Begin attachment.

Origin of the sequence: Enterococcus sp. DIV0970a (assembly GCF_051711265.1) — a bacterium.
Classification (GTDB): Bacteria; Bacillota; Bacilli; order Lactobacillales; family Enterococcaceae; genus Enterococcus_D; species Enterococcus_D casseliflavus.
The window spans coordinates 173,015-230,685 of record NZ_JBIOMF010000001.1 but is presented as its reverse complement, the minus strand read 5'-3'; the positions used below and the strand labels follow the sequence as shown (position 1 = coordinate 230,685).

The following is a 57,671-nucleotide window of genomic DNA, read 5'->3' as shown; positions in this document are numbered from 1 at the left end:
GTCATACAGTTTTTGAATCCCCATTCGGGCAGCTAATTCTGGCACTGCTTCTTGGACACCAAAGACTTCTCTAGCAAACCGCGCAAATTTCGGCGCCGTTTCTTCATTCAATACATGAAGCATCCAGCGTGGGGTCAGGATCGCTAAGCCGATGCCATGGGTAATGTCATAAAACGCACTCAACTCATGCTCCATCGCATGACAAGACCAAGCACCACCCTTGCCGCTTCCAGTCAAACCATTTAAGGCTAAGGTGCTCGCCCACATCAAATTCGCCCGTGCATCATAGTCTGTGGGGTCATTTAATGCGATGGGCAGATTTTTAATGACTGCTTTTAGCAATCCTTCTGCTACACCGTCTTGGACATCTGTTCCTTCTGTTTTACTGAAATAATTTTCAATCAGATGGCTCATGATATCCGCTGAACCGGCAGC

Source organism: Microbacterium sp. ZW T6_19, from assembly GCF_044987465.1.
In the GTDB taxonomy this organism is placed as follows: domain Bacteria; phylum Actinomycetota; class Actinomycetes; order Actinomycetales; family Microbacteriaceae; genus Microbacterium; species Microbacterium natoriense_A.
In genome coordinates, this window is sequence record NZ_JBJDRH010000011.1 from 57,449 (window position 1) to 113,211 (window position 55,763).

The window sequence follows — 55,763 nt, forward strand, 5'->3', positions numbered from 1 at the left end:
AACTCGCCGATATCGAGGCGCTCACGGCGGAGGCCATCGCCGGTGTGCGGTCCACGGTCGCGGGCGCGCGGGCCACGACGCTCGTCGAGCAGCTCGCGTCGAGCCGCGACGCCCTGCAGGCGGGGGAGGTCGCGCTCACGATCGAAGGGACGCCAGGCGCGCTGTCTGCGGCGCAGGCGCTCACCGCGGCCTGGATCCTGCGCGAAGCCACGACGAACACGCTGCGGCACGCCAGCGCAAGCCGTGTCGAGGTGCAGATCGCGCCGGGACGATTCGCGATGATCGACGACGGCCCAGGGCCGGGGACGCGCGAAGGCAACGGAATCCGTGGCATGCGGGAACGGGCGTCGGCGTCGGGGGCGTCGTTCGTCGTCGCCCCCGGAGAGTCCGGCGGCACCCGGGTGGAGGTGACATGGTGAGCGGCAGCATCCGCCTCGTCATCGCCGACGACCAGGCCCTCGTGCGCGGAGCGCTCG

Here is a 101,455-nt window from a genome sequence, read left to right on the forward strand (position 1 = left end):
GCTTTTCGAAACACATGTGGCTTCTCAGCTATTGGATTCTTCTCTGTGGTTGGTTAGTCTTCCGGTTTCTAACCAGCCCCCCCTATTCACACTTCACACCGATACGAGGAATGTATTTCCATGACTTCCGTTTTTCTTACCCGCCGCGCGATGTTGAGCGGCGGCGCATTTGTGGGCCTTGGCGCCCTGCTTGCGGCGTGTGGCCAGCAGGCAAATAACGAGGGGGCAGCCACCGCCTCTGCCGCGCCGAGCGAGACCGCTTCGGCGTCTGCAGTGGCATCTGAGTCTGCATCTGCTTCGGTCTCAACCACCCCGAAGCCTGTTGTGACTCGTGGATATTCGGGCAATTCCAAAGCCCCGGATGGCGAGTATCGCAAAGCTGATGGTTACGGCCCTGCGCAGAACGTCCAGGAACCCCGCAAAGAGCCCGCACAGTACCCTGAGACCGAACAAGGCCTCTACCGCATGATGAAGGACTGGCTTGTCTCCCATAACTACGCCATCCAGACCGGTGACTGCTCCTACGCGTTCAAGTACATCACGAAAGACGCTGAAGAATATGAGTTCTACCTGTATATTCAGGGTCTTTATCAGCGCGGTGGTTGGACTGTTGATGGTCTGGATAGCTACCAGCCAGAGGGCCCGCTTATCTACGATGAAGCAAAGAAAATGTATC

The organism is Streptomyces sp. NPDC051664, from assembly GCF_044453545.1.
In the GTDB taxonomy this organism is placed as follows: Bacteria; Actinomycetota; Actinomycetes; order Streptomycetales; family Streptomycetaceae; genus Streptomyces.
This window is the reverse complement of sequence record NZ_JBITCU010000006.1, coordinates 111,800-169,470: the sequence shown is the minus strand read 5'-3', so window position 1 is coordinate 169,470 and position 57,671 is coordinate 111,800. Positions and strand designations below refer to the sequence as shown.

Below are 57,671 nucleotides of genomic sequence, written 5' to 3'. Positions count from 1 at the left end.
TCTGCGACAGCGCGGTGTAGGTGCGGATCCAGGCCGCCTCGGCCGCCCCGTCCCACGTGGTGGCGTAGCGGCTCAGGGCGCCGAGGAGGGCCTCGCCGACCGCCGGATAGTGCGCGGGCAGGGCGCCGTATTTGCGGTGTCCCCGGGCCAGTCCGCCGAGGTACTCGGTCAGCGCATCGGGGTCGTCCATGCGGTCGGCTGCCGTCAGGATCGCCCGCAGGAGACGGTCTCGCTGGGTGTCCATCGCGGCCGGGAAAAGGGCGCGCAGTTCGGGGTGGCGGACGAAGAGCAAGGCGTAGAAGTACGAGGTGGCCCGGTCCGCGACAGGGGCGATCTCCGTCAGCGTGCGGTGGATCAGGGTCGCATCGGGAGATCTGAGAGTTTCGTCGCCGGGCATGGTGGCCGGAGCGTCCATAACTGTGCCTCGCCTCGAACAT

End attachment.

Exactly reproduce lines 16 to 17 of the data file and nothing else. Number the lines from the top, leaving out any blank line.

Below are 57,671 nucleotides of genomic sequence, written 5' to 3'. Positions count from 1 at the left end.
TCTGCGACAGCGCGGTGTAGGTGCGGATCCAGGCCGCCTCGGCCGCCCCGTCCCACGTGGTGGCGTAGCGGCTCAGGGCGCCGAGGAGGGCCTCGCCGACCGCCGGATAGTGCGCGGGCAGGGCGCCGTATTTGCGGTGTCCCCGGGCCAGTCCGCCGAGGTACTCGGTCAGCGCATCGGGGTCGTCCATGCGGTCGGCTGCCGTCAGGATCGCCCGCAGGAGACGGTCTCGCTGGGTGTCCATCGCGGCCGGGAAAAGGGCGCGCAGTTCGGGGTGGCGGACGAAGAGCAAGGCGTAGAAGTACGAGGTGGCCCGGTCCGCGACAGGGGCGATCTCCGTCAGCGTGCGGTGGATCAGGGTCGCATCGGGAGATCTGAGAGTTTCGTCGCCGGGCATGGTGGCCGGAGCGTCCATAACTGTGCCTCGCCTCGAACAT